The regulatory burden on credit unions in 2014 is a divisive and heavily discussed topic. To keep up with the surge of new rules and regulations, credit unions are looking for ways to improve how they review and disseminate information in an effort to improve the member experience. Before ORNL Federal Credit Union ($1.5B, Oak Ridge, TN) named Wayne Hood senior vice president and general counsel in late 2012, the credit union had a one-and-a-half person department dedicated to both compliance and BSA. In the past year, much has changed at the 32-branch-strong institution.
“I needed my compliance officer to be able to focus on keeping up with the rule changes and writing changes to policies and procedures,” Hood says. “That did not leave her enough time to implement those changes, much less respond to management’s questions of: Why do we have this? Why do we have to do it this way? Would this be a better way to do it?”
CU QUICK FACTS
ORNL FEDERAL CREDIT UNION
data as of 03.31.14
HQ: Oak Ridge, TN
12-MO SHARE GROWTH: 1.23%
12-MO LOAN GROWTH: 6.09%
To address hurdles, ORNL increased its commitment to compliance. Now the credit union’s compliance department has five dedicated employees plus two employees who work in legal. The credit union even created a compliance advocate position to reinforce the department’s efforts.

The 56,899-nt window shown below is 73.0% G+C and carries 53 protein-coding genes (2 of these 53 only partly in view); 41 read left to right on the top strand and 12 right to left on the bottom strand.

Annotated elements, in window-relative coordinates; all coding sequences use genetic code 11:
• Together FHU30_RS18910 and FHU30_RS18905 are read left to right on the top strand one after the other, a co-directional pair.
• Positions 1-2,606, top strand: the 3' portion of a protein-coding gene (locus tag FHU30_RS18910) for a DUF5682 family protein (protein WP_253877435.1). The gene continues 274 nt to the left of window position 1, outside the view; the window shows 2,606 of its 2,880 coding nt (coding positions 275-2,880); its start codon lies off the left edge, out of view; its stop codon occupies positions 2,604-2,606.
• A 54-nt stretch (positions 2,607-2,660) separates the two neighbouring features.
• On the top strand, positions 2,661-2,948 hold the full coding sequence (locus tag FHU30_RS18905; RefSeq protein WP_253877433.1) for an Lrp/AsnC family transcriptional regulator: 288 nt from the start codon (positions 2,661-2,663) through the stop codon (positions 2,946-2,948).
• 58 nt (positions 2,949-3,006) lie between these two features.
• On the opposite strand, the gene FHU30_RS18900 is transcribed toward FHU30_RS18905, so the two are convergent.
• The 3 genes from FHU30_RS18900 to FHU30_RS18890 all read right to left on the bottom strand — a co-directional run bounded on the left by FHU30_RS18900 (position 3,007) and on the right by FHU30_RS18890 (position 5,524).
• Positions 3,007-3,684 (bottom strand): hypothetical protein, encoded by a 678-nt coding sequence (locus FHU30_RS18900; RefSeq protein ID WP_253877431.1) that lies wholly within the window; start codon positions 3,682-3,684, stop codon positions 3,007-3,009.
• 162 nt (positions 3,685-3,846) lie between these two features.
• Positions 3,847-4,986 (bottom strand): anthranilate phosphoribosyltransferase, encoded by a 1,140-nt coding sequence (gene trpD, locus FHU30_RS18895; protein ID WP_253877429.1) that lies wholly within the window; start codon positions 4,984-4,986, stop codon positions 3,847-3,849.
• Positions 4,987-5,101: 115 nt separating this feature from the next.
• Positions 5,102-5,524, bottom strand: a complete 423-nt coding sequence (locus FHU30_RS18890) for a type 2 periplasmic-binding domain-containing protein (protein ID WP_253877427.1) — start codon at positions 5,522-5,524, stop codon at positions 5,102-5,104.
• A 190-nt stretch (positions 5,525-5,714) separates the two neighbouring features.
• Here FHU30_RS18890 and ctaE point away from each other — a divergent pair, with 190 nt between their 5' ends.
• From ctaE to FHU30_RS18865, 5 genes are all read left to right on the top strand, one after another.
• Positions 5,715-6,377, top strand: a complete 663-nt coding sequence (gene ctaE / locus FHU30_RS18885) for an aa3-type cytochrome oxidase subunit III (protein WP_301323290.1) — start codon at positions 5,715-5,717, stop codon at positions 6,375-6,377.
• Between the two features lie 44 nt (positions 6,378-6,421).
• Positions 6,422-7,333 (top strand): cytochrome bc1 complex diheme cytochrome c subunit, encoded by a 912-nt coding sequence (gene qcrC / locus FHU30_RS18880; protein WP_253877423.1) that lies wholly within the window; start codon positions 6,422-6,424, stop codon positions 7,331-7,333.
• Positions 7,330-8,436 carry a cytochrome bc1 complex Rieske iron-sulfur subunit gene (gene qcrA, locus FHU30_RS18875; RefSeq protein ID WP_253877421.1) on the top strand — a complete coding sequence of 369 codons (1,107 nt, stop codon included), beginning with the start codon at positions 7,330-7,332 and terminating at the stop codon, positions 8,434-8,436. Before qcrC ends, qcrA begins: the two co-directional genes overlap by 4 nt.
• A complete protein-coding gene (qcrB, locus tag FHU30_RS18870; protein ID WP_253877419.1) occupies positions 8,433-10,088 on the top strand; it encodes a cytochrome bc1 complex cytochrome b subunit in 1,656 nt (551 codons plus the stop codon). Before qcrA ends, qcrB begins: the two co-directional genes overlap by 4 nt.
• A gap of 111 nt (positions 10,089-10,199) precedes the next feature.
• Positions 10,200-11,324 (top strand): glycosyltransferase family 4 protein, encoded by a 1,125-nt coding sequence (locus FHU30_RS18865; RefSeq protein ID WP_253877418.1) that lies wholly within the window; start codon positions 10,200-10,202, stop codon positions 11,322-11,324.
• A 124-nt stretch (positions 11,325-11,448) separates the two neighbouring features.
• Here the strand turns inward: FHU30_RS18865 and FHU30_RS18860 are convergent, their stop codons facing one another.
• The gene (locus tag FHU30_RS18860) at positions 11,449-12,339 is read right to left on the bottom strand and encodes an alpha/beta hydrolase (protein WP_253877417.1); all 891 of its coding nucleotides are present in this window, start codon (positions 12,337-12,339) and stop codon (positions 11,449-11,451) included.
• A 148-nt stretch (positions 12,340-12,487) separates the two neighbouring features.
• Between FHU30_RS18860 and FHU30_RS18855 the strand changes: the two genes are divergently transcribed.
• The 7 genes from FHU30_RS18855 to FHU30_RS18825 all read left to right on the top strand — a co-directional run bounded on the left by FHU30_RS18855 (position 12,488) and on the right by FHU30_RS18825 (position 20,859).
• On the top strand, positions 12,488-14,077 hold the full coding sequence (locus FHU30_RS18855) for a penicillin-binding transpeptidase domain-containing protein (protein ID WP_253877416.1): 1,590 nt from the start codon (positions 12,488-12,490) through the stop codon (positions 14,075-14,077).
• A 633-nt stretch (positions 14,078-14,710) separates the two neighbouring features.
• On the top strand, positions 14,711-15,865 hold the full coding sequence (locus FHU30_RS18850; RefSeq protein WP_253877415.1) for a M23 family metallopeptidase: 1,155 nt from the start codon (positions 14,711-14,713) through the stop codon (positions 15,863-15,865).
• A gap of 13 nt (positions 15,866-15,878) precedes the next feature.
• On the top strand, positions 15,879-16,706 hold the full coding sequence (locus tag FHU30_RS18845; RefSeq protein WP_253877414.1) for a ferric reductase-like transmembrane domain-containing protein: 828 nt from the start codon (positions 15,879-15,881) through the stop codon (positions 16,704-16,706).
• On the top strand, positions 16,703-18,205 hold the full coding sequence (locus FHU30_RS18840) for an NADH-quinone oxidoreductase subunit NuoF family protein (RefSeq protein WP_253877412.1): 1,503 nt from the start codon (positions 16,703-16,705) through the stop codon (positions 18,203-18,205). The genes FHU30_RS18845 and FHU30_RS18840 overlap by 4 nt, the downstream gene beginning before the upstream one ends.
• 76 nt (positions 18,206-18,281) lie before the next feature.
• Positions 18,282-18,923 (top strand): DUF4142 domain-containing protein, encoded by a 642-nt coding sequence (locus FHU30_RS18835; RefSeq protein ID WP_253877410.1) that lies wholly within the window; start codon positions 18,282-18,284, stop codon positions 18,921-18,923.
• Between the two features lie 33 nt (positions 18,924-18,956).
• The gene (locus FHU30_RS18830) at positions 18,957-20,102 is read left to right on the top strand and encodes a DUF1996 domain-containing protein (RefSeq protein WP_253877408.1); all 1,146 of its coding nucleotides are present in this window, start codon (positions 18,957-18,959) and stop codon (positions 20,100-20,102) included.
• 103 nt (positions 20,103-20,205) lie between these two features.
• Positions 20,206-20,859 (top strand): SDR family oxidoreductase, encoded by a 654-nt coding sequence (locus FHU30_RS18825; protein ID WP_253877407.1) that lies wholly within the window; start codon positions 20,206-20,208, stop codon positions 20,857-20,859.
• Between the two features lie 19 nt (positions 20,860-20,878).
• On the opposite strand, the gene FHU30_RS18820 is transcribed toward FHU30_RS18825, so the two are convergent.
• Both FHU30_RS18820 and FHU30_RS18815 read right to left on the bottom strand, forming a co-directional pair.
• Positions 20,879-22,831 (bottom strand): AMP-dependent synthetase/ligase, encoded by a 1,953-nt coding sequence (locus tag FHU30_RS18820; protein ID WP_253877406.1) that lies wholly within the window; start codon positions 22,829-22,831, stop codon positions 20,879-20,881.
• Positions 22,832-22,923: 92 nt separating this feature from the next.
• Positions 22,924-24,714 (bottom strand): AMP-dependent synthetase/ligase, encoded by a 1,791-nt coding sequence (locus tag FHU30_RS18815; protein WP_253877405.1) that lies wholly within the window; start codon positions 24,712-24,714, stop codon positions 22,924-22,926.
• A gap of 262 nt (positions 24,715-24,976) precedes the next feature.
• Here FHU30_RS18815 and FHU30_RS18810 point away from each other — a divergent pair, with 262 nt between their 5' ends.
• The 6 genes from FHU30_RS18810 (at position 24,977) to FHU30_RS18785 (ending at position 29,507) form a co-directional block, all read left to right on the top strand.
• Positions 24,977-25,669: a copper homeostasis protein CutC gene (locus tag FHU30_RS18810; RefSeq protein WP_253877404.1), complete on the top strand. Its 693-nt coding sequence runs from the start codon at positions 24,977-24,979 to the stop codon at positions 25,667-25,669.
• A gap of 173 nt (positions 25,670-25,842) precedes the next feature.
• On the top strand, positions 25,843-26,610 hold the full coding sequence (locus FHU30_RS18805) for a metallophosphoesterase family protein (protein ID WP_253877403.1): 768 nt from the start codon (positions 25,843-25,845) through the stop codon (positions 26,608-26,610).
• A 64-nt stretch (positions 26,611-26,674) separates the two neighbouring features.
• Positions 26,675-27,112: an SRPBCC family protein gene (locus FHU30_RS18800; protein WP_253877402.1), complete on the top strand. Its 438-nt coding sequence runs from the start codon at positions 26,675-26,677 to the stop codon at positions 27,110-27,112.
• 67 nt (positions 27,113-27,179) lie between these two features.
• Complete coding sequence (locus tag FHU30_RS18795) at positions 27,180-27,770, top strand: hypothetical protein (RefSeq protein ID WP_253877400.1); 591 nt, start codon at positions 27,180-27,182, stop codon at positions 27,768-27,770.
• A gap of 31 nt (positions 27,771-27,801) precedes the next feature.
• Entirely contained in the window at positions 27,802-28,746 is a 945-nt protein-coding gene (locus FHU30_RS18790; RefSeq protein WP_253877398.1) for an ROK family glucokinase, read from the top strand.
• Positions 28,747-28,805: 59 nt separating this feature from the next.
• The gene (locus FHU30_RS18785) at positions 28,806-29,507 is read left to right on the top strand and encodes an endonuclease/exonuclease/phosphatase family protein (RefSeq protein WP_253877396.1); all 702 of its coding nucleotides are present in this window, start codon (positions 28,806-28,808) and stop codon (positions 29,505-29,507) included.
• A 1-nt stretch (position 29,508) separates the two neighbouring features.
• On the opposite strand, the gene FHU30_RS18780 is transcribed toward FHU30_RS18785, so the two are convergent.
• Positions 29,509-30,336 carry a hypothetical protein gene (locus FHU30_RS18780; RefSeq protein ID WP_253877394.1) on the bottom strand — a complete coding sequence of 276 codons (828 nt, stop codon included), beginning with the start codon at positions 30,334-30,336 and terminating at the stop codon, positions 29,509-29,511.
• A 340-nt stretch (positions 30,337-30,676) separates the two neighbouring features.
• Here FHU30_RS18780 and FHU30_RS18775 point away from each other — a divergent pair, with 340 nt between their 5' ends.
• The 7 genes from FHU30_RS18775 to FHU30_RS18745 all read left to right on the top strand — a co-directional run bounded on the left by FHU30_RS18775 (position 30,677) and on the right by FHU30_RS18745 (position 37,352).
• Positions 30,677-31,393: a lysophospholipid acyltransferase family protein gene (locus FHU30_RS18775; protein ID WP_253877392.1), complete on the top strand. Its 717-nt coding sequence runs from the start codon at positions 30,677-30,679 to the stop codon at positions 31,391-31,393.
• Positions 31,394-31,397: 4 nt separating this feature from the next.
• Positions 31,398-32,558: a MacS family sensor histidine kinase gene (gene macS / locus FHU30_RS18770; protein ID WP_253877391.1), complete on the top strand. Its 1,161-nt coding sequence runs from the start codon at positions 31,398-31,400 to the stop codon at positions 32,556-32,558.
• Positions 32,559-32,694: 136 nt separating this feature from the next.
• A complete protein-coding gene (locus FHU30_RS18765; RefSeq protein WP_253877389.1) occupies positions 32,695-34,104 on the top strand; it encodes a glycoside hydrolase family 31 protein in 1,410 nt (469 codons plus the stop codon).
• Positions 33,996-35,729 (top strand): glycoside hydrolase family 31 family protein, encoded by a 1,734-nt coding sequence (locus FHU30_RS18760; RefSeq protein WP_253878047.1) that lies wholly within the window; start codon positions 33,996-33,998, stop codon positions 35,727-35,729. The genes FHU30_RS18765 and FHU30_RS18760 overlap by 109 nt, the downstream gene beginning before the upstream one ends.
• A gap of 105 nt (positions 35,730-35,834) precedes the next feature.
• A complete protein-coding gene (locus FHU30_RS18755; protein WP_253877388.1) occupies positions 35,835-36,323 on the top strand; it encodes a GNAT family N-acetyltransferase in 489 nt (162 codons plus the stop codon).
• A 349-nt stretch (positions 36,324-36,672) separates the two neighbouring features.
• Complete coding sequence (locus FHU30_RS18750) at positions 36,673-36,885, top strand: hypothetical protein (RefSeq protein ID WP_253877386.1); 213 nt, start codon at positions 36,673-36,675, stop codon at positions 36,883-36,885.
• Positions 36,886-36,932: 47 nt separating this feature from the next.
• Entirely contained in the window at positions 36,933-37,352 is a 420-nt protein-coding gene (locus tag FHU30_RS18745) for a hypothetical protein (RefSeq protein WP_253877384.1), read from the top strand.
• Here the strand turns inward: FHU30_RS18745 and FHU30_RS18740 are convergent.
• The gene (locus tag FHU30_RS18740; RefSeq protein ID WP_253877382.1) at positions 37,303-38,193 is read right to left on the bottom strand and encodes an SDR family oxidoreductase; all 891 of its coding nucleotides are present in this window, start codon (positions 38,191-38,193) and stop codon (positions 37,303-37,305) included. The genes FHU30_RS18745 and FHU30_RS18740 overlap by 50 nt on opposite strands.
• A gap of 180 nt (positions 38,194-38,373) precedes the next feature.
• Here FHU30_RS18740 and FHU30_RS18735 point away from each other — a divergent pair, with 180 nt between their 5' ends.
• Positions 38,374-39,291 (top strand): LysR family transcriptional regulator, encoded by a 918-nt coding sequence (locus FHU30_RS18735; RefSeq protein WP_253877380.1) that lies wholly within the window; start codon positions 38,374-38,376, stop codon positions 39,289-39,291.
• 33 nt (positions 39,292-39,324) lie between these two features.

The Compliance Advocate
Leslie Daugherty became the credit union’s first compliance advocate when she moved from ORNL’s human resources department to compliance in February 2013. It was Daugherty who actually named the role.
“I was going to use something generic,” Hood says. “She said, ‘I’d like to be called a compliance advocate because that’s what I’m going to be doing — advocating for people to stay in compliance and trying to explain to them why it’s important.’
“Compliance to me is like the kitchen junk drawer,” Hood continues. “If there is anything that seems legal or regulatory, it goes to compliance. So compliance is a great place to take assessment of where risk is in terms of everything from member service to legal risk.”
The role of the compliance advocate is twofold. First, the employee gains as much face time with as many operational departments and employees as possible to determine the institution’s compliance needs by asking questions such as what do employees need from compliance, where are the opportunities in compliance, where are the obstacles, and how can the compliance department be a better resource? The first time Daugherty made the rounds among the credit union’s headquarters and its branches, she received more than 200 responses that formed the basis of one of ORNLs biggest strategic goals for 2014 — to write a compliance manual of sorts. According to Hood, the manual describes how compliance interacts with all levels of the institution, from tellers to the CEO.
“It impresses the importance of compliance on every single role within the organization,” he says.